UD: Jan. 2020
“What is extraordinary, they play at dice, when sober, as a serious business: and that with such a desperate venture of gain or loss, that, when everything else is gone, they set their liberties and persons on the last throw”.
(Tacitus, Germania 24)
As in the modern world, gambling and gaming played a central role in Iron Age European society. Extensive archaeological evidence from Celtic settlements and burials, from the British Isles in the west to Kalnovo in eastern Bulgaria, attests to the fact that these activities were common to all Celtic tribes across the continent.
Bone dice from the Celtic settlement at Naintré (Poitou-Charentes), France
(mid 1st c. BC)
Bone dice found at the Celtic settlement at Acy-Romance (Ardennes), France
(1 c. BC)
Bone dice from the sanctuary area of the Celtic settlement at Roseldorf in Lower Austria. The finds come from an area of the sanctuary believed to have been dedicated to the Horse Goddess Epona.
(3/2 c. BC)
Indeed, such was the popularity of gaming among the Celts that by the late Iron Age gaming pieces were being produced on an industrial scale. Archaeological evidence of this phenomenon has been documented in central/eastern Europe at sites such as Manching (Pfaffenhofen District) and Berchung-Pollanten (Neumarkt District) in Germany; in Bohemia at sites such as Stradonice; in Moravia, at the settlements in Drnholec (Břeclav District), Křenovice (Přerov District) and Mistřín (Hodonín District). In the western Celtic sphere workshops manufacturing dice have been discovered at sites in France such as Villeneuve-Saint-Germain (Aisne) in Picardy, at Levroux (Indre Department) in Centre-Val de Loire, and at Aulnat-Gandaillat (Puy-de-Dôme Department) in Auvergne.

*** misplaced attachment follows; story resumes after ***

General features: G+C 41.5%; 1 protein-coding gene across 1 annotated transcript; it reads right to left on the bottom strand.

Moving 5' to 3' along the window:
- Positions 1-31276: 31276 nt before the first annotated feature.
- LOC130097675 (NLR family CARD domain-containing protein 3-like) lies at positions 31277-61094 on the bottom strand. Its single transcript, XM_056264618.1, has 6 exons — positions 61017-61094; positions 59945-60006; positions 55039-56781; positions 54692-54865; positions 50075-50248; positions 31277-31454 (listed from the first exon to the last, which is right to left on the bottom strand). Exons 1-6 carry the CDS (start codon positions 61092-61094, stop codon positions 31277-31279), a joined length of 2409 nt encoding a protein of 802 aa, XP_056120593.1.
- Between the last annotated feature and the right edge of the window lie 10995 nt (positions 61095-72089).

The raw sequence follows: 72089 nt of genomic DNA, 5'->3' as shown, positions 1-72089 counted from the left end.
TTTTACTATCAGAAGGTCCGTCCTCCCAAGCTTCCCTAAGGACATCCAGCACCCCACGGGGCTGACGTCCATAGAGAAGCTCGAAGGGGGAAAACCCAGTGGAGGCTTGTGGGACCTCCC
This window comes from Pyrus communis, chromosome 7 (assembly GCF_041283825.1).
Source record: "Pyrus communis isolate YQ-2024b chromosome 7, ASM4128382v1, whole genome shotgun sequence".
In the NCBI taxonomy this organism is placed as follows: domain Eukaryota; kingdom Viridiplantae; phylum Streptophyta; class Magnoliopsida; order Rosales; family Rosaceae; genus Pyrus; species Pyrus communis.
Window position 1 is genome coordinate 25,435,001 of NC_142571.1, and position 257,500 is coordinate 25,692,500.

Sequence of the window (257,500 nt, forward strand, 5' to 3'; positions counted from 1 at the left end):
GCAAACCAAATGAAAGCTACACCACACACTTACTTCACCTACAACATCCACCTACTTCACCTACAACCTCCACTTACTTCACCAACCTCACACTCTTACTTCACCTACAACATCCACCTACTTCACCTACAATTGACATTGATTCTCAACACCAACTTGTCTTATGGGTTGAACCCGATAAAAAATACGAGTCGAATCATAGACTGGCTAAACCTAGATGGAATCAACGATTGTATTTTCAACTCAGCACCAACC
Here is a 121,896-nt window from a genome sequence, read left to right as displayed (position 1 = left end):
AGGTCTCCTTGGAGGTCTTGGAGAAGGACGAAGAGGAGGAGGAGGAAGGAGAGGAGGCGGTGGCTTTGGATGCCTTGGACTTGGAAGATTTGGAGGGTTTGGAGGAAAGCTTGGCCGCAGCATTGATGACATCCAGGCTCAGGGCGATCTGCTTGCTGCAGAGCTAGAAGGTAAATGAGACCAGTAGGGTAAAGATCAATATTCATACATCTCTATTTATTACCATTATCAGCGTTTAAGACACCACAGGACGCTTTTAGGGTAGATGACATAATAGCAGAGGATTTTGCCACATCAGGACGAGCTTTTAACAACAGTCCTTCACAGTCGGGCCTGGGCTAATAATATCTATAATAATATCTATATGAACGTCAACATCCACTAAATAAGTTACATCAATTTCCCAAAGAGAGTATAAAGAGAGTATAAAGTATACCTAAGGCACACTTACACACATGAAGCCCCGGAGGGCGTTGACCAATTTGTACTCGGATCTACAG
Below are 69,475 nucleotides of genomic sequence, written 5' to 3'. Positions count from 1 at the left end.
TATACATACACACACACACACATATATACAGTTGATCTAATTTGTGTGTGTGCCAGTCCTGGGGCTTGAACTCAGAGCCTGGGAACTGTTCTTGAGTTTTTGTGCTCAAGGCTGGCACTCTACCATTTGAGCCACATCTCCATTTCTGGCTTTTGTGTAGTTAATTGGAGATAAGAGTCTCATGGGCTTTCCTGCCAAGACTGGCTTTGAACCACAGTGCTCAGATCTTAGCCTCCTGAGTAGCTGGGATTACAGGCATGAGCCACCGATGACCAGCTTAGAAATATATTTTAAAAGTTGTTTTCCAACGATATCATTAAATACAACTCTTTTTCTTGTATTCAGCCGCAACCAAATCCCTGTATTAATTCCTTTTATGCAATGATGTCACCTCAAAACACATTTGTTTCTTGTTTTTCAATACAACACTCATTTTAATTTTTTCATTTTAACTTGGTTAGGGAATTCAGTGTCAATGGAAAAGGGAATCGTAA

Bone, antler and sandstone dice / gaming pieces, from the Celtic oppidum at Stradonice (Bohemia) in the Czech Republic
(2/1 c. BC)
Glass gaming pieces from Celtic warrior burials at Perugia, Italy
(4th c. BC)
Complete set of glass gaming pieces from a rich Celtic burial at Welwyn Garden City (Hertfordshire), England
(ca. 30 BC)